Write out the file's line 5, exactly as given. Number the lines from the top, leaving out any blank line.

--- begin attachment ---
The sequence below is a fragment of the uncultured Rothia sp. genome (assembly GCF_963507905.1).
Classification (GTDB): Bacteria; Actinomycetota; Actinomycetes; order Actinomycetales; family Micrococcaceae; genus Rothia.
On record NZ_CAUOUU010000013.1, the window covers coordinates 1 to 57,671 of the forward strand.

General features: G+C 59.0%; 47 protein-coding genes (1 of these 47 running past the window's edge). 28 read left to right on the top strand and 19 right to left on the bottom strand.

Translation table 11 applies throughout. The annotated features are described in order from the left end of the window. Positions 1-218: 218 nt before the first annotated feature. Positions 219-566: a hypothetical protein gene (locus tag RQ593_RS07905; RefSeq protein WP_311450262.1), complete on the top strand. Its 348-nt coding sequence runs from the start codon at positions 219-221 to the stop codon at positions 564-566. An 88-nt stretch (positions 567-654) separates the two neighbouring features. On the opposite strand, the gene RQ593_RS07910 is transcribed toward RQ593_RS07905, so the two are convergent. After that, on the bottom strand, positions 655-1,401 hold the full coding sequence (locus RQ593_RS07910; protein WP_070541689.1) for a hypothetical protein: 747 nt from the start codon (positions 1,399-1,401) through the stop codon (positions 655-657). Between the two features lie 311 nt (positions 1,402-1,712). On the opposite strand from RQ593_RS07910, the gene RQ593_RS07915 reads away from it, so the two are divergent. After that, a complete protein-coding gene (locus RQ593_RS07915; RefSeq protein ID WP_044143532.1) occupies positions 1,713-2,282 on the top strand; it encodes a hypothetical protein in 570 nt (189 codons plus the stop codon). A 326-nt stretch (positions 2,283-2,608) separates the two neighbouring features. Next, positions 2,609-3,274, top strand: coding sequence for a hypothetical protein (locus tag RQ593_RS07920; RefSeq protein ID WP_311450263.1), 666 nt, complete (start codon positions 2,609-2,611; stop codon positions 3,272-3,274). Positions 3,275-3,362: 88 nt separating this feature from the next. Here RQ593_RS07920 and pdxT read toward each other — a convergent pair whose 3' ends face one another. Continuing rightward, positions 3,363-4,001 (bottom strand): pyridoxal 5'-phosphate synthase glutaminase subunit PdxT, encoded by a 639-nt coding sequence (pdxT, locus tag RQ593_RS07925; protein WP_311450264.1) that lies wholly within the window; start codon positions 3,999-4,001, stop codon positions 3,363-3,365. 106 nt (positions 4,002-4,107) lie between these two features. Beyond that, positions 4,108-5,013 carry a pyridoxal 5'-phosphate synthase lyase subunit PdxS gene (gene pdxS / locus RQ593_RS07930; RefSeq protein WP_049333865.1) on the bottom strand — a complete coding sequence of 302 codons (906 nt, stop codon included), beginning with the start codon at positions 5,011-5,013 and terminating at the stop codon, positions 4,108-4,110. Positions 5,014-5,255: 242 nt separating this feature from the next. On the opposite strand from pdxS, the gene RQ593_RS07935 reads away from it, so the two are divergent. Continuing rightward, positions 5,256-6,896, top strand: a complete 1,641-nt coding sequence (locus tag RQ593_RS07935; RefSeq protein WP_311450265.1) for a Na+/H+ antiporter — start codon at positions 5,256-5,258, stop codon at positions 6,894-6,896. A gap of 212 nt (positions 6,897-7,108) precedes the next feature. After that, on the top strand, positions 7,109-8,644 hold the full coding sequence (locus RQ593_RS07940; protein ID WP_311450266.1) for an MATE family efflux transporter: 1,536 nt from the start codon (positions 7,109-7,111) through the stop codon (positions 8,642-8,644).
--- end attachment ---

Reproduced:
Translation table 11 applies throughout. The annotated features are described in order from the left end of the window. Positions 1-218: 218 nt before the first annotated feature. Positions 219-566: a hypothetical protein gene (locus tag RQ593_RS07905; RefSeq protein WP_311450262.1), complete on the top strand. Its 348-nt coding sequence runs from the start codon at positions 219-221 to the stop codon at positions 564-566. An 88-nt stretch (positions 567-654) separates the two neighbouring features. On the opposite strand, the gene RQ593_RS07910 is transcribed toward RQ593_RS07905, so the two are convergent. After that, on the bottom strand, positions 655-1,401 hold the full coding sequence (locus RQ593_RS07910; protein WP_070541689.1) for a hypothetical protein: 747 nt from the start codon (positions 1,399-1,401) through the stop codon (positions 655-657). Between the two features lie 311 nt (positions 1,402-1,712). On the opposite strand from RQ593_RS07910, the gene RQ593_RS07915 reads away from it, so the two are divergent. After that, a complete protein-coding gene (locus RQ593_RS07915; RefSeq protein ID WP_044143532.1) occupies positions 1,713-2,282 on the top strand; it encodes a hypothetical protein in 570 nt (189 codons plus the stop codon). A 326-nt stretch (positions 2,283-2,608) separates the two neighbouring features. Next, positions 2,609-3,274, top strand: coding sequence for a hypothetical protein (locus tag RQ593_RS07920; RefSeq protein ID WP_311450263.1), 666 nt, complete (start codon positions 2,609-2,611; stop codon positions 3,272-3,274). Positions 3,275-3,362: 88 nt separating this feature from the next. Here RQ593_RS07920 and pdxT read toward each other — a convergent pair whose 3' ends face one another. Continuing rightward, positions 3,363-4,001 (bottom strand): pyridoxal 5'-phosphate synthase glutaminase subunit PdxT, encoded by a 639-nt coding sequence (pdxT, locus tag RQ593_RS07925; protein WP_311450264.1) that lies wholly within the window; start codon positions 3,999-4,001, stop codon positions 3,363-3,365. 106 nt (positions 4,002-4,107) lie between these two features. Beyond that, positions 4,108-5,013 carry a pyridoxal 5'-phosphate synthase lyase subunit PdxS gene (gene pdxS / locus RQ593_RS07930; RefSeq protein WP_049333865.1) on the bottom strand — a complete coding sequence of 302 codons (906 nt, stop codon included), beginning with the start codon at positions 5,011-5,013 and terminating at the stop codon, positions 4,108-4,110. Positions 5,014-5,255: 242 nt separating this feature from the next. On the opposite strand from pdxS, the gene RQ593_RS07935 reads away from it, so the two are divergent. Continuing rightward, positions 5,256-6,896, top strand: a complete 1,641-nt coding sequence (locus tag RQ593_RS07935; RefSeq protein WP_311450265.1) for a Na+/H+ antiporter — start codon at positions 5,256-5,258, stop codon at positions 6,894-6,896. A gap of 212 nt (positions 6,897-7,108) precedes the next feature. After that, on the top strand, positions 7,109-8,644 hold the full coding sequence (locus RQ593_RS07940; protein ID WP_311450266.1) for an MATE family efflux transporter: 1,536 nt from the start codon (positions 7,109-7,111) through the stop codon (positions 8,642-8,644).